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Why Kinshasa is unable to stop the downward spiral in the Congo crisis

The West can also acknowledge the realities of Congo by dealing with those who exercise actual control on the ground rather than pretending that Kinshasa is running the country.

Jeffrey Herbst

Former President and CEO of the NEWSEUM, USA

Greg Mills

Director, The Brenthurst Foundation

News · Published 1 May 2018


Nine years ago we wrote an article in Foreign Policy magazine under the headline There Is No Congo, that the only way to help the about 78-million people in what is formally the Democratic Republic of the Congo (DRC) was "to stop pretending it exists".

Since it was impossible for leaders in the capital Kinshasa to exercise authority over this vast central African country, "all of the peacekeeping missions, special envoys, interagency processes and diplomatic initiatives that are predicated on the Congo myth — the notion that one sovereign power is present in this vast country — are doomed to fail".

Unfortunately, we were correct. The reasons for continual state failure in the DRC are, as always, complex and changing, but at the heart is the failure of the state to exercise authority over a country that encompasses most of Central Africa. To take only one telling indicator, Congo is four times the size of France but has fewer paved roads than Luxembourg.

The result has been an ever-changing cascade of dysfunction, where leaders in Kinshasa strive to eat from the state while citizens in the vast hinterlands look to militias to protect themselves given that the government is either unable to provide security or is itself a threat. President Joseph Kabila simply refused to leave power when his term expired in December 2016 and is now in the seventh year of his five-year term.

Conflicts between government-sponsored and independent militias in the western province of Kasai have led to children being hacked apart by machetes and police decapitated. Due to the government’s inability to govern the east, about 1,300km from the capital, there are 70 armed groups in that region alone. Ten of Congo’s 26 provinces are experiencing armed conflict; this despite the country having the world’s largest UN peacekeeping force.

The DRC now appears to be entering one of the periodic downward spirals where conflict increases as individuals and groups strive to protect and enrich themselves in an anarchic environment. According to the UN, 4.5-million Congolese may have fled their homes and another 2.4-million may leave in 2018.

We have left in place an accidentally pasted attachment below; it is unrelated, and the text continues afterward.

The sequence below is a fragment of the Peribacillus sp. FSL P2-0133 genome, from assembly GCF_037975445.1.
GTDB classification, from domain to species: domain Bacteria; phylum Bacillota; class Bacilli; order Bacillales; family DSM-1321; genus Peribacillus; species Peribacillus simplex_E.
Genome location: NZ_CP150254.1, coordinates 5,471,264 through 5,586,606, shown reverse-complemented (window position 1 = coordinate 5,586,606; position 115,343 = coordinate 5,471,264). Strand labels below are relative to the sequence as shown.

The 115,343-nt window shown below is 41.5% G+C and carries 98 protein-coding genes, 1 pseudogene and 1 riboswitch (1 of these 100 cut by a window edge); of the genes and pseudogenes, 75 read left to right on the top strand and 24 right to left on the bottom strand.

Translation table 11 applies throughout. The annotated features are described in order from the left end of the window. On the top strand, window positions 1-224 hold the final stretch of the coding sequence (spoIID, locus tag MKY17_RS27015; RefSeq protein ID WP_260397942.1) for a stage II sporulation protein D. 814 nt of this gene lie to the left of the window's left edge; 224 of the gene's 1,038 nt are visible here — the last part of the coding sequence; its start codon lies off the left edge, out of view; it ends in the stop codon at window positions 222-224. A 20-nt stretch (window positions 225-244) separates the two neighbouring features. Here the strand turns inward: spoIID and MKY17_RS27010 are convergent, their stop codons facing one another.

This is more people than has been displaced in Syria or Iraq. The UN has warned that more than 13-million Congolese are in need of food aid and protection.

The international response to the current manifestation of the crisis is to continue pretending that the DRC has a state that can somehow be put back together.

Remarkably, earlier in April donors tried to organise a conference in Geneva to mobilise $2.2bn in aid for the DRC, despite the fact that the government boycotted the event, saying the crisis had been exaggerated.

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The delegations pledged $528m, the UN’s humanitarian chief Mark Lowcock noting they never expected to raise the full amount at one conference.

Yet one of the key drivers behind the need for such outside aid is the actions of the government. Whether the Kabila government eventually attends or not, the donors will once again have been played into supporting a status quo that has never worked. The definition of insanity is said to be trying the same thing over and over again expecting that things will change.

The global community has tried subsidising elections, peacekeepers, special envoys, begging the Congolese government to accept aid, numerous attempts at improving governance and new initiatives to keep the government from killing its own people, all to no avail.

The real solution begins with the simple acknowledgement that the state is the problem and that all real solutions must take account of the real sources of political dysfunction. That alone would be a dramatic departure from the status quo and begin to break the intellectual logjam that always assumes the Congolese state must continue. It will also be important to encourage the Congolese to think about new solutions to their political problems and to provide aid and sanctuary to those willing to develop new ideas.

The West can also acknowledge the realities of Congo by dealing with those who exercise actual control on the ground rather than pretending that Kinshasa is running the country.

Everywhere else in the world, disrupters of the status quo are celebrated. However, when it comes to state design in places that have no history of good governance, African leaders who have a vested interest in the status quo and outsiders who care only enough to provide salves to the periodic humanitarian crises, do not want to encourage new thinking. Congo may soon get so bad that the world’s attention will briefly be attracted.

It is now time to do something different.

This article was originally published in Business Day.



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